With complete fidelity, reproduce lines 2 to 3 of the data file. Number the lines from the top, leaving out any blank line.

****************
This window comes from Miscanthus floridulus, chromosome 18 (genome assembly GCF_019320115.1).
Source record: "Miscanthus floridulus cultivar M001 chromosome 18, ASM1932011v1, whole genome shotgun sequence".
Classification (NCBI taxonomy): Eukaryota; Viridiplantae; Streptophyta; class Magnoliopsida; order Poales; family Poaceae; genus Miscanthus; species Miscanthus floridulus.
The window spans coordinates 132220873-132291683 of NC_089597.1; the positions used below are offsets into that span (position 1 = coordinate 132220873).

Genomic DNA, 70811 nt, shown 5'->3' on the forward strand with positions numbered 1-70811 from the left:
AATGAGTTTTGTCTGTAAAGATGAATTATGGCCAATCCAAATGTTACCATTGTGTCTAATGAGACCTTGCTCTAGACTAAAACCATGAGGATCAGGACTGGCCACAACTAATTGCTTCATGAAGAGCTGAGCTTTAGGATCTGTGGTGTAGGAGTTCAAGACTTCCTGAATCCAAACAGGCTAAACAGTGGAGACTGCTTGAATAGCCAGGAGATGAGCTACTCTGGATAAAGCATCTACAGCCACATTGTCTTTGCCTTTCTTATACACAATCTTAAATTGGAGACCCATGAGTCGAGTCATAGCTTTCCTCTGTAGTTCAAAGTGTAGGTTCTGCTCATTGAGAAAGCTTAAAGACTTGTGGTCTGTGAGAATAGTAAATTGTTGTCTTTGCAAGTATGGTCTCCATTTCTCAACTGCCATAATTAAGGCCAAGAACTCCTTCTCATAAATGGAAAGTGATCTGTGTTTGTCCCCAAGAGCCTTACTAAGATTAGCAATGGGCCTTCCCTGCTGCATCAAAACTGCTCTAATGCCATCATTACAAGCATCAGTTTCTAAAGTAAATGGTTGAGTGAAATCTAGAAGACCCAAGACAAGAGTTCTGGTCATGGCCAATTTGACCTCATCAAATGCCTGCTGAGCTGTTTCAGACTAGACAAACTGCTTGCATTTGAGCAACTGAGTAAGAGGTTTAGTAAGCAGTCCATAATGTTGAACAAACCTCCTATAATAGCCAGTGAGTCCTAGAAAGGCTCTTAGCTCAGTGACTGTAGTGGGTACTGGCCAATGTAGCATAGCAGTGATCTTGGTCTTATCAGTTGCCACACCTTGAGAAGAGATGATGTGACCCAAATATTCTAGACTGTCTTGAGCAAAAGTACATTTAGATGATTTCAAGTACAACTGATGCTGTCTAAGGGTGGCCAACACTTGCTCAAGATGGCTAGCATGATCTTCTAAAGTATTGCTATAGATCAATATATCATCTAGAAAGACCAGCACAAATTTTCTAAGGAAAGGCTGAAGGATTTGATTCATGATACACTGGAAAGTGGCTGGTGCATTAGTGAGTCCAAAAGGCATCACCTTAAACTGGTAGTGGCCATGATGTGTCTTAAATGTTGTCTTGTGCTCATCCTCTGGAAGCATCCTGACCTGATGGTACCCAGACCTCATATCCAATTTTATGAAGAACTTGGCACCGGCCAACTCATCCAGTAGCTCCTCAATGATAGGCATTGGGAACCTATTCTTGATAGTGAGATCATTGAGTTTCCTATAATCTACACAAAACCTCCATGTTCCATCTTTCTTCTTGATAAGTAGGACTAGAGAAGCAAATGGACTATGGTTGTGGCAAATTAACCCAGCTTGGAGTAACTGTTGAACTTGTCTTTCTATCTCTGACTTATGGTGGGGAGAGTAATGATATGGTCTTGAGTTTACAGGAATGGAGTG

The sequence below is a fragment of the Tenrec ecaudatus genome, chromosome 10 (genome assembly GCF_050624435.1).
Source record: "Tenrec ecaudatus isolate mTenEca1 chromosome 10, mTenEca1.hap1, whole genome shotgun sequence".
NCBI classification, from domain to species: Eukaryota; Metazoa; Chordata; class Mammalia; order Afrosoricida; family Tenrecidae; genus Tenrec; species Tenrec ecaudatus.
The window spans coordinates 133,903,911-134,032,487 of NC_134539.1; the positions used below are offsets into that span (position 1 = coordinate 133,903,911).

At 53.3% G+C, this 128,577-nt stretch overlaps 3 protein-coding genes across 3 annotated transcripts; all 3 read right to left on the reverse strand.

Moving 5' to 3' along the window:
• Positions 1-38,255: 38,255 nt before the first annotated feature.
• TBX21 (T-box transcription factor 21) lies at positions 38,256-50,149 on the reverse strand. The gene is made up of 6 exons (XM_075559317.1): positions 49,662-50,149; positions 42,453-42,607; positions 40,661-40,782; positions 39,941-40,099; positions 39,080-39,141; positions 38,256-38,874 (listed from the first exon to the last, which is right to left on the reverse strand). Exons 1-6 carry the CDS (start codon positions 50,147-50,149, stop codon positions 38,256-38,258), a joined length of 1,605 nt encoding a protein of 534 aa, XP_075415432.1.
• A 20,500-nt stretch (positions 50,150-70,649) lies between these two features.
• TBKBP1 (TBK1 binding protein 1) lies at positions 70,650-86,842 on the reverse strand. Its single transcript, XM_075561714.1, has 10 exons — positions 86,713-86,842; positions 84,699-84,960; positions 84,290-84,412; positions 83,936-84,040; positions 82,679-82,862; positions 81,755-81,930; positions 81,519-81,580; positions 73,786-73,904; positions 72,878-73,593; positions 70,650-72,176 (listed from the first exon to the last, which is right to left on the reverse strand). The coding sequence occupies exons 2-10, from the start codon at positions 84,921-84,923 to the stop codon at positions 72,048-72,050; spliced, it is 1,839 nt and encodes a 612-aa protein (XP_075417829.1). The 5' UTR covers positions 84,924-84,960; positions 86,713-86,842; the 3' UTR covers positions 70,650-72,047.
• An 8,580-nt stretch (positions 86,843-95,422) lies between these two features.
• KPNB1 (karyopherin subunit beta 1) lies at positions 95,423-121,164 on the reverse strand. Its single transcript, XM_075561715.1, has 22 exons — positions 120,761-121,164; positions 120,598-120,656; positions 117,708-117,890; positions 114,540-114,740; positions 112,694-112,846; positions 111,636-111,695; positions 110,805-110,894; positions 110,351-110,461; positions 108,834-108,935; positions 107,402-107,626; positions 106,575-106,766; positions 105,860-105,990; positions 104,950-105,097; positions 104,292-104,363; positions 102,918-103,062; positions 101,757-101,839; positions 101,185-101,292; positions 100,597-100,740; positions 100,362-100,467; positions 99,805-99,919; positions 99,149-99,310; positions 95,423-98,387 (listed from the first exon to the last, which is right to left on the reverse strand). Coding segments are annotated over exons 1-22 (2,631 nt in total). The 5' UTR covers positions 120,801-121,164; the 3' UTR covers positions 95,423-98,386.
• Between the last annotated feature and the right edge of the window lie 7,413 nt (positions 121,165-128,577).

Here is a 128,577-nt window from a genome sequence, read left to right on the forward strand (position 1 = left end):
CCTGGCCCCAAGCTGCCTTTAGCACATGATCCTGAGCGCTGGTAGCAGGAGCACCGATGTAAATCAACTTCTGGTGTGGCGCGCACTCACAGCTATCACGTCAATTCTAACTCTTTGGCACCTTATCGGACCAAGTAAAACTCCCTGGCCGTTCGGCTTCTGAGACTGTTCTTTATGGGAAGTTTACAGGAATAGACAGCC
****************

Source record: "Miscanthus floridulus cultivar M001 chromosome 18, ASM1932011v1, whole genome shotgun sequence".
Classification (NCBI taxonomy): Eukaryota; Viridiplantae; Streptophyta; class Magnoliopsida; order Poales; family Poaceae; genus Miscanthus; species Miscanthus floridulus.